Legal Guide

Laws Regarding Metal Detecting on Private Property, State Property, and Federal Property

If you’ve never heard of metal detecting before, it’s the process of using a special detector to find buried objects. Typically, these are coins or other small items that have been lost or hidden underground for years. Metal detectors utilize electromagnetic fields to detect any electrical conductors beneath the ground's surface. The most common types are handheld units with probes on long handles which can be used in areas where there is no vegetation growth and without having to dig up the area first. Metal detectors are also popular among treasure hunters because they help locate valuable items quickly and efficiently.

The use of metal detectors has increased over recent decades as more people take an interest in archeology, history, geocaching (a game played by tracking down hidden containers with GPS coordinates), and the unique challenges of using a metal detector. Metal detecting has also become more accessible to the general public due to cheaper, more advanced technologies. This is particularly true when it comes to technology for hobbyists who are interested in finding old coins, relics, or other small objects that may have a monetary value. Check out this detailed guide by Chad Eicher from Metal Pursuits about the best metal detectors, it will help you find the right machine for your treasure hunt.

Metal detecting can be done on private property with permission from the landowner, state property with permission from the governing agency overseeing that area of land, or federal properties also require prior written permission before you can start your search. There are different laws regulating metal detecting in these three areas so it’s important to know about them before you plan out your next trip!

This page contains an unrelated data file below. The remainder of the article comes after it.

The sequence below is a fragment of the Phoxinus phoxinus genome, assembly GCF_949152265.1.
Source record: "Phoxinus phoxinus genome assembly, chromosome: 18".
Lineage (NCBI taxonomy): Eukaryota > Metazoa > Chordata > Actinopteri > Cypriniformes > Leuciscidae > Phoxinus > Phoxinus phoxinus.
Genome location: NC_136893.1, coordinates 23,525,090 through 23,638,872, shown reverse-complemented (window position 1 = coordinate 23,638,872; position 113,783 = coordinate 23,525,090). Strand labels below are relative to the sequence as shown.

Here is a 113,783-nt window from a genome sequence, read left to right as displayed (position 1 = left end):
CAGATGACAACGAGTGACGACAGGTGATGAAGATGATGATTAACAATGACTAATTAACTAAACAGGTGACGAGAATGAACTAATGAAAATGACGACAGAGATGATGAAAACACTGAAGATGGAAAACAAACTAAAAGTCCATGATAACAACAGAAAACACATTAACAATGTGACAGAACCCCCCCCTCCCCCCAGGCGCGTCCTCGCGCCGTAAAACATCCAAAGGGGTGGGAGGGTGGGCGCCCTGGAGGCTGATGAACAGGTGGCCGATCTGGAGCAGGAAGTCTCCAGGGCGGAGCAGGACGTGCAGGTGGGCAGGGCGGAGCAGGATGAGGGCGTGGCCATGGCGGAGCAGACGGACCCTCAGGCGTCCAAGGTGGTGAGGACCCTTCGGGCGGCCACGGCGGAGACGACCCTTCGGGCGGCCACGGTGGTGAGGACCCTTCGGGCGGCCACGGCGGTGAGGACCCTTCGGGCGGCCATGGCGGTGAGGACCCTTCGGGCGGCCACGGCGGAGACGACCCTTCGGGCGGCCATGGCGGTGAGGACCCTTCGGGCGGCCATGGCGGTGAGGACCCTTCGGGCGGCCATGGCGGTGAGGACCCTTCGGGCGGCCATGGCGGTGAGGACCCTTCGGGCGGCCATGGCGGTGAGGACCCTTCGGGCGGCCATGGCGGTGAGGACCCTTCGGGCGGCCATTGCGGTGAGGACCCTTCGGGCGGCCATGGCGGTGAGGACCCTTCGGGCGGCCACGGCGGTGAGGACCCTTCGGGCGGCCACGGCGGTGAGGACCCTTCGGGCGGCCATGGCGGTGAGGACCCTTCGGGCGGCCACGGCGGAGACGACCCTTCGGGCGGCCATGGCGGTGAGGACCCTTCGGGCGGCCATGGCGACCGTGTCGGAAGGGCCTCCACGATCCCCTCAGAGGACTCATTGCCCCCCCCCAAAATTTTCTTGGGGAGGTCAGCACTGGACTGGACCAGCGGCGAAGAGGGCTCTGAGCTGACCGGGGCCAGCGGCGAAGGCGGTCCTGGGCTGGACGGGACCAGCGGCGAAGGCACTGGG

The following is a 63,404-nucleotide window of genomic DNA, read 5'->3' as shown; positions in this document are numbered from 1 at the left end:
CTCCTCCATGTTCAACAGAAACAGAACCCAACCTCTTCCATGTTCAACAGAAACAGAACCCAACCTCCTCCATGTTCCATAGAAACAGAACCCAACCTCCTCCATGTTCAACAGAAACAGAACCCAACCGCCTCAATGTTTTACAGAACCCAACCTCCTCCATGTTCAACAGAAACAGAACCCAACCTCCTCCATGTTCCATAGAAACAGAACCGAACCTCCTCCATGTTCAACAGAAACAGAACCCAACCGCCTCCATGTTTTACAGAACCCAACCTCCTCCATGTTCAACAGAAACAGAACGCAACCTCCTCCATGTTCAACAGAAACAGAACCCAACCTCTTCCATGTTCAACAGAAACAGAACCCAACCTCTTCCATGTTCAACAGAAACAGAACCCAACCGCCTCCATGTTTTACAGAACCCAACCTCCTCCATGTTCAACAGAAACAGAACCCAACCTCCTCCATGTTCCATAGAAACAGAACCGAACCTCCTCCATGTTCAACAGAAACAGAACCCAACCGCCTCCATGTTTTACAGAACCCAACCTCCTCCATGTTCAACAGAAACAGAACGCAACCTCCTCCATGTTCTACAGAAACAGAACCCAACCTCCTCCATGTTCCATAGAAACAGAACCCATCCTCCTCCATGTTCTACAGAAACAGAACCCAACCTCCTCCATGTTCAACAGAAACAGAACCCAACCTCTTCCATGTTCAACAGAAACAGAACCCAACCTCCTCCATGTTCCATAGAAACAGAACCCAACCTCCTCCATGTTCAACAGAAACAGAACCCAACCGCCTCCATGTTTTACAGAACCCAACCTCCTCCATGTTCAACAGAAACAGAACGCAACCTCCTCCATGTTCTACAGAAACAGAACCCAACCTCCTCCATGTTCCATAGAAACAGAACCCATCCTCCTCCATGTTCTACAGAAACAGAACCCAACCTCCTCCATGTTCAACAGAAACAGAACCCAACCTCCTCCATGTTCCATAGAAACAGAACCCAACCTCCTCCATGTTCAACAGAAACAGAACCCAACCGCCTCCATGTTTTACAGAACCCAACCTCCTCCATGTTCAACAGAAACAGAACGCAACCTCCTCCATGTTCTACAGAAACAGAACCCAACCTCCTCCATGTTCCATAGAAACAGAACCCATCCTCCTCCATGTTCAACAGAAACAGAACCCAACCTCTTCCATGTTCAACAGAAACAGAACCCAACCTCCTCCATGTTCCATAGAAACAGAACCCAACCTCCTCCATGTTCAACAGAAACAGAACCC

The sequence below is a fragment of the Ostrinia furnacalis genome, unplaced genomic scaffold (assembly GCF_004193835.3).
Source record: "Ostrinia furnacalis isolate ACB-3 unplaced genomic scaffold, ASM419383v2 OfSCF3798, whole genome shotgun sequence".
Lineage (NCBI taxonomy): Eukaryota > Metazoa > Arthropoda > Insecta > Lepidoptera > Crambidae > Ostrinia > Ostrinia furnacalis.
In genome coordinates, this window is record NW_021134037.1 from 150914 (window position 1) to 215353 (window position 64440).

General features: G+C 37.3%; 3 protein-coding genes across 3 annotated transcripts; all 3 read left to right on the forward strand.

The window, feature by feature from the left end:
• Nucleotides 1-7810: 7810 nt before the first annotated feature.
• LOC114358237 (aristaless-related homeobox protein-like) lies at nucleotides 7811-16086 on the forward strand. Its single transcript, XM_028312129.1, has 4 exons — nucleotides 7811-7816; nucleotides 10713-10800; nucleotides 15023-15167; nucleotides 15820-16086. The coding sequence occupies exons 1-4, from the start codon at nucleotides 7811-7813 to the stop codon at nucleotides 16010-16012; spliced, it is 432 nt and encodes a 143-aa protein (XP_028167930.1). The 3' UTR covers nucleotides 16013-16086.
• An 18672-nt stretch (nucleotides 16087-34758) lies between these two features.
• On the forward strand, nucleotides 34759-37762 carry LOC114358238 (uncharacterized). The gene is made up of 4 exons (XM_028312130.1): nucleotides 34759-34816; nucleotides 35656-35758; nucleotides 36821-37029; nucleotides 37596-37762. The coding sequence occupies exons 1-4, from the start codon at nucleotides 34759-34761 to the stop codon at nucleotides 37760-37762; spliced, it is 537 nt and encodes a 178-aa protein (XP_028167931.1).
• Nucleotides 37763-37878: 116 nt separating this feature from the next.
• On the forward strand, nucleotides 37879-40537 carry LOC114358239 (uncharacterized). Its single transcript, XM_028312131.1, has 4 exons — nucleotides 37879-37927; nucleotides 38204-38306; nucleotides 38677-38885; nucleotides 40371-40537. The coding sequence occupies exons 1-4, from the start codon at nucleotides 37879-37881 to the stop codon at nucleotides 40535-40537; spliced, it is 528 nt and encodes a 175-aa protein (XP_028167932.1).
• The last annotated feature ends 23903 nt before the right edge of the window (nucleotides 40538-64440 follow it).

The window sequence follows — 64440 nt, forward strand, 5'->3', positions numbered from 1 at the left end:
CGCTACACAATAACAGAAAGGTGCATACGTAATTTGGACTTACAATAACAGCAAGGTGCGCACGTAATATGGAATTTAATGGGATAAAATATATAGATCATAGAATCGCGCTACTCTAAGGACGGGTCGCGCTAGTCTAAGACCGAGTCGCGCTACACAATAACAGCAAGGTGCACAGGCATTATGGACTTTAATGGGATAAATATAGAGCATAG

Metal Detecting on Private Property

Metal detecting on private property is typically allowed as long as the property owner gives consent. This means that you can search for hidden treasures on your own property or on someone else's with their permission. There are a few things to keep in mind when metal detecting on private property: always get permission from the landowner before you start searching, stay on the property owner's designated grounds, and always be respectful of any property owners who may not want you to search their land.

Metal Detecting on State Property

When it comes to metal detecting on state property, there are different laws depending on which state you're in. Typically, it is illegal to metal detect without prior written permission from the governing agency overseeing that area of land. This means that you must get permission through the government before you start searching. Here are some examples of state land where metal detecting is restricted or not allowed at all:

  • Massachusetts - You require written permission from the Department of Conservation and Recreation before you will be allowed to search on any park property
  • Arkansas - It's illegal to use a metal detector on all Game and Fish Commission properties
  • Louisiana - You require written permission from the Department of Wildlife and Fisheries before you will be allowed to search any lands owned by the state
  • Indiana - It's illegal for anyone to use a metal detector on any property owned by the state unless they have prior approval from that agency first.
  • California - It's illegal to use a metal detector on any property owned by the state without written permission from the Department of Parks and Recreation
  • Wisconsin - You require written permission before you can search any land owned or managed by the state. This must be approved by either the Natural Resources Board, which handles state lands, or the Department of Military Affairs, which oversees state lands used by the National Guard.